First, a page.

If you would be leasing the same horses you ride now for the same amount of riding time, figure out which option is cheaper and go with that. Most leases tack on new responsibilities such as routine vet care, shoes, board, etc. so make sure you factor those in too.

    ETA: As far as lease terms being followed, I made sure I had a written contract with the owner for each lease. All of my leases went smoothly, but I did make sure to communicate often and very clearly with the owner about what was going on with the horse. My only surprise charges were when my last lease horse went mysteriously lame and we had to go on an expensive fishing expedition to find out what was wrong, (he's now sound as a low level dressage). If you have a clear, well thought out contract, I can't see why you'd have any surprise charges only than for vet, and maybe not even that if you have insurance.



  11. #11
    Join Date
    Oct. 14, 2002
    Posts
    486

    Default

    I'm always a little skeptical of the "lease the lesson horse" programs- a lot of them don't end up being true leases, just a way for the trainer to get some extra money out of you without really giving you much more than a guarantee that you'll ride horse X in your lessons.

    Would you get to ride the horse outside of lessons? Take it to shows? Would other people still be riding the horse that you would have to schedule around?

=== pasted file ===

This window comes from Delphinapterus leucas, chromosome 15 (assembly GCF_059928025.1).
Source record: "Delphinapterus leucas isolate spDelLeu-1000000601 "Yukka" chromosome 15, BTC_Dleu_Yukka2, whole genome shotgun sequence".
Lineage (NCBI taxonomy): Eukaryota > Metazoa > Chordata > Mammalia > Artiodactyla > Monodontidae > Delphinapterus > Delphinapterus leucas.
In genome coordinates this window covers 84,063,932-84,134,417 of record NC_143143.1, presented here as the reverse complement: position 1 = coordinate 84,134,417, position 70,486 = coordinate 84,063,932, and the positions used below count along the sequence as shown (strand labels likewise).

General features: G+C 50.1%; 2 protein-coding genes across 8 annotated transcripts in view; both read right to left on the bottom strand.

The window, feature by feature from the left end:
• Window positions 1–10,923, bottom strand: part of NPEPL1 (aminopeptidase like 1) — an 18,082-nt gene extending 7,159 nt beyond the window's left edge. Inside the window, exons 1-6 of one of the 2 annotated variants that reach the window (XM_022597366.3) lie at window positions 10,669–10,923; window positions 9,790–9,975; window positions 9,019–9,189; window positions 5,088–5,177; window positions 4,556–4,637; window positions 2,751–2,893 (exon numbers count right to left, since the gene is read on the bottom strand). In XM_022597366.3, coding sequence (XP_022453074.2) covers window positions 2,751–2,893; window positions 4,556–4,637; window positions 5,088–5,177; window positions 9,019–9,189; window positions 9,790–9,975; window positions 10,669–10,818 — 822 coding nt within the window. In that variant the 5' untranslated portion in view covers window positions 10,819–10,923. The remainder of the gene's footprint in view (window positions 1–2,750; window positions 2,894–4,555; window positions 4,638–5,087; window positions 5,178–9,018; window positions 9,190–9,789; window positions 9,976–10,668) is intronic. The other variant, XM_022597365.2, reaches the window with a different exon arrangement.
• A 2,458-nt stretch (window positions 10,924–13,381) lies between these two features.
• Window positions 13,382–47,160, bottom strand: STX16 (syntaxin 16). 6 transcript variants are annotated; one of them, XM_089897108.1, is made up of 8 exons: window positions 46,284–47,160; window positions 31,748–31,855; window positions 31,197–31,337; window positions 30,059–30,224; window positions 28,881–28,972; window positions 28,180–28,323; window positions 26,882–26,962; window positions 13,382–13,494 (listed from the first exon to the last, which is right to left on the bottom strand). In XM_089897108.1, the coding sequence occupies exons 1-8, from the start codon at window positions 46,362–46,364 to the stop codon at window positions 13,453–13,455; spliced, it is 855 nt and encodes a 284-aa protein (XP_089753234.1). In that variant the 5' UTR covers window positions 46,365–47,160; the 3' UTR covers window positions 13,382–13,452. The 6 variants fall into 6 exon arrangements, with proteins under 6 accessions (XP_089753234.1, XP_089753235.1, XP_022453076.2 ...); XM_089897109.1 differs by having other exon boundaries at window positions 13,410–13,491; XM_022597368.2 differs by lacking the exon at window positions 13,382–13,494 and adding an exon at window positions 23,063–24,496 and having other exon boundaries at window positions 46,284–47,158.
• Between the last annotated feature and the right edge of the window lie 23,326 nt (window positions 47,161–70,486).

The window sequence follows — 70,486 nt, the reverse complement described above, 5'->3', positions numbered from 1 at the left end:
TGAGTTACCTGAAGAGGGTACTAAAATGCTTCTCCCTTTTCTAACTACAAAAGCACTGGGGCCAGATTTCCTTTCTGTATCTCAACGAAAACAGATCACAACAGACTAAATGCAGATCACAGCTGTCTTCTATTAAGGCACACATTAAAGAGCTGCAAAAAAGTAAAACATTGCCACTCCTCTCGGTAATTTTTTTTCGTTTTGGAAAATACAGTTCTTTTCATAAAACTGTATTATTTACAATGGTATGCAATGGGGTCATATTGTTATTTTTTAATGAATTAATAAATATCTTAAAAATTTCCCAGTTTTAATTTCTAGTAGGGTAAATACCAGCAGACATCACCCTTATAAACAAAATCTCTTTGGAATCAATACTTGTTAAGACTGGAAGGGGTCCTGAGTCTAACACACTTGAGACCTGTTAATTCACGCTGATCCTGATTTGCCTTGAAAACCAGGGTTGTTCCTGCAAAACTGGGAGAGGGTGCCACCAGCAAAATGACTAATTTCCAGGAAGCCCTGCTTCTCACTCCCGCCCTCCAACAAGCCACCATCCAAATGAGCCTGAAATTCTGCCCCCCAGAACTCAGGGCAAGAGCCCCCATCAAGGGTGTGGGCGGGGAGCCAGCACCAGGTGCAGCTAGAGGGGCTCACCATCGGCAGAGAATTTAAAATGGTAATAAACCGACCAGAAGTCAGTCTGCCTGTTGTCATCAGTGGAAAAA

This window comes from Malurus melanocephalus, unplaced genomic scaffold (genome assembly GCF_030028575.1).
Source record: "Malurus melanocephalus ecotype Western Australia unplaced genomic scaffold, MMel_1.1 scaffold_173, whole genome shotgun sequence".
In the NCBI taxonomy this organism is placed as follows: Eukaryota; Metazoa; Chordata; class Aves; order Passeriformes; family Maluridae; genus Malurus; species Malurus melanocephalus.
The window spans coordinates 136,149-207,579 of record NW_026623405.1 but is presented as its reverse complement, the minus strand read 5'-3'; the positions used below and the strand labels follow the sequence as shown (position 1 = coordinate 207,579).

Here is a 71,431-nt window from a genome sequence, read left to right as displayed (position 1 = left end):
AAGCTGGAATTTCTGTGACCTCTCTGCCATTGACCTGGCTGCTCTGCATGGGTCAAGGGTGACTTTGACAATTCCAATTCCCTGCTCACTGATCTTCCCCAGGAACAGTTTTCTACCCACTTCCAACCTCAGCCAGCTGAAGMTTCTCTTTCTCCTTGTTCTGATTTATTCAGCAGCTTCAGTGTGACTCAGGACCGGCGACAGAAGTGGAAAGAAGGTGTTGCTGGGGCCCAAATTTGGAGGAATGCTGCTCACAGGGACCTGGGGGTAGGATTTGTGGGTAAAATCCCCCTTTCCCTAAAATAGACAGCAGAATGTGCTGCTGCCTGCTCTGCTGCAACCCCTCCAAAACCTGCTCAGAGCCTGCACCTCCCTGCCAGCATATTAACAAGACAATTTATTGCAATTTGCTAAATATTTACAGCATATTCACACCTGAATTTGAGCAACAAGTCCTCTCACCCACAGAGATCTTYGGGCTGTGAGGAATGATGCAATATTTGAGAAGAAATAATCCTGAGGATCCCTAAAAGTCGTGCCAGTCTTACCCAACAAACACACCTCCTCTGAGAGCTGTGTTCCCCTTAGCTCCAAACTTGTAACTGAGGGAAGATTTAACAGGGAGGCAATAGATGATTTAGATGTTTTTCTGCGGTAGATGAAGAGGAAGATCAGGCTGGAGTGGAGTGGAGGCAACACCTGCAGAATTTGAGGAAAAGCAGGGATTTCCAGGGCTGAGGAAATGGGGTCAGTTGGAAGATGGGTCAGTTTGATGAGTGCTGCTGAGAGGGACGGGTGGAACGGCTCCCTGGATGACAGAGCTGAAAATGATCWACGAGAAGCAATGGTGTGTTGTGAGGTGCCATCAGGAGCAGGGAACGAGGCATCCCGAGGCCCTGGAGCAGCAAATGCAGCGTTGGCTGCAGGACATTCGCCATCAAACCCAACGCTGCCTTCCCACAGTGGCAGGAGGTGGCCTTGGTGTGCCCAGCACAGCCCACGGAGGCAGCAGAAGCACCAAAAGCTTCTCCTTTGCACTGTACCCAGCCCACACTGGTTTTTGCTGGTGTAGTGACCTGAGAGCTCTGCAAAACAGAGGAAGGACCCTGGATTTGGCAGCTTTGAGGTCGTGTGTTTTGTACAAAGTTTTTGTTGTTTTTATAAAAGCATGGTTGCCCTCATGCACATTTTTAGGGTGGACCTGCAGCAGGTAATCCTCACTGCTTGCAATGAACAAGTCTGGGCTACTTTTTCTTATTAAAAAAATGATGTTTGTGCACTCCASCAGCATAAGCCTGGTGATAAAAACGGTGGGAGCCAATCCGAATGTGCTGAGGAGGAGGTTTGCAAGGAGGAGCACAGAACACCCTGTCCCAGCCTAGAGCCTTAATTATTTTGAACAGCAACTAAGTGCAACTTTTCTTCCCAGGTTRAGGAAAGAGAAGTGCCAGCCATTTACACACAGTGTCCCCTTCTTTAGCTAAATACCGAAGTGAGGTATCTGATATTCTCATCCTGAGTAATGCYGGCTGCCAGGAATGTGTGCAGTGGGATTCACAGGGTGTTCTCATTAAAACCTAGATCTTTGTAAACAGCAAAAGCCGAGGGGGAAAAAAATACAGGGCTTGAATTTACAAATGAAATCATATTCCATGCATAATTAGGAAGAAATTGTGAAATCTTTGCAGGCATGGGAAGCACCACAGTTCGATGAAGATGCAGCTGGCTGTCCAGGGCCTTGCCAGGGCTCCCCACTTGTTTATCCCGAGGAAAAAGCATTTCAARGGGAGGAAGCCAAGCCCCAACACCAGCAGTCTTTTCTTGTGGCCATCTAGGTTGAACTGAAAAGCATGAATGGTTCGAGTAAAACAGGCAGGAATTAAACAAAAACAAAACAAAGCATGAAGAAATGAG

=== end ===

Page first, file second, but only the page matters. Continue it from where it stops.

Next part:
2 members found this post helpful.

  12. #12
    Join Date
    Jan. 18, 2013
    Posts
    125

    Default

    Quote Originally Posted by nwhunterjumper View Post
    Did you find a horse outside your barn to bring in and lease or are you referring to lesson/lease horses at your barn? The lesson horses in my barn are the horses available for leases as well. So in my situation, choosing to lease doesn't get me a higher quality horse since the lesson and lease horses are the same. Although, I should note that the lesson/lease horses are all fairly high quality.
    I wouldn't be crazy about leasing a school horse, especially if they come with certain limitations, unless you really enjoyed a particular one and wanted to spend extraneous time with it. There are a lot of owners (at least in my area) who are willing to relocate their horse to the barn of the part-lessee's choice if it's still within their locale and meets their standards in concern to facilities and safety. Most full leases will permit you to board the horse wherever you choose, so long as the owners approve of the facilities and your intended program.



  13. #13
    Join Date
    Feb. 19, 2009
    Posts
    4,201

    Default

    I half leased when I first decided I really wanted to get serious about this whole jumping thing. Yes, the cost went way up but I was able to ride a very sweet, confidence building horse up to the 2'6" for about 7 months. After riding him, I desperately wanted a horse of my own, and looked for something I could "grow" into. Bought my current horse and have been riding her for almost three years. She didn't exactly turn out to be what I thought I was getting, and was recently presented with an opportunity to lease a 1.15 BTDT gelding to help me get more confidence at the higher fences.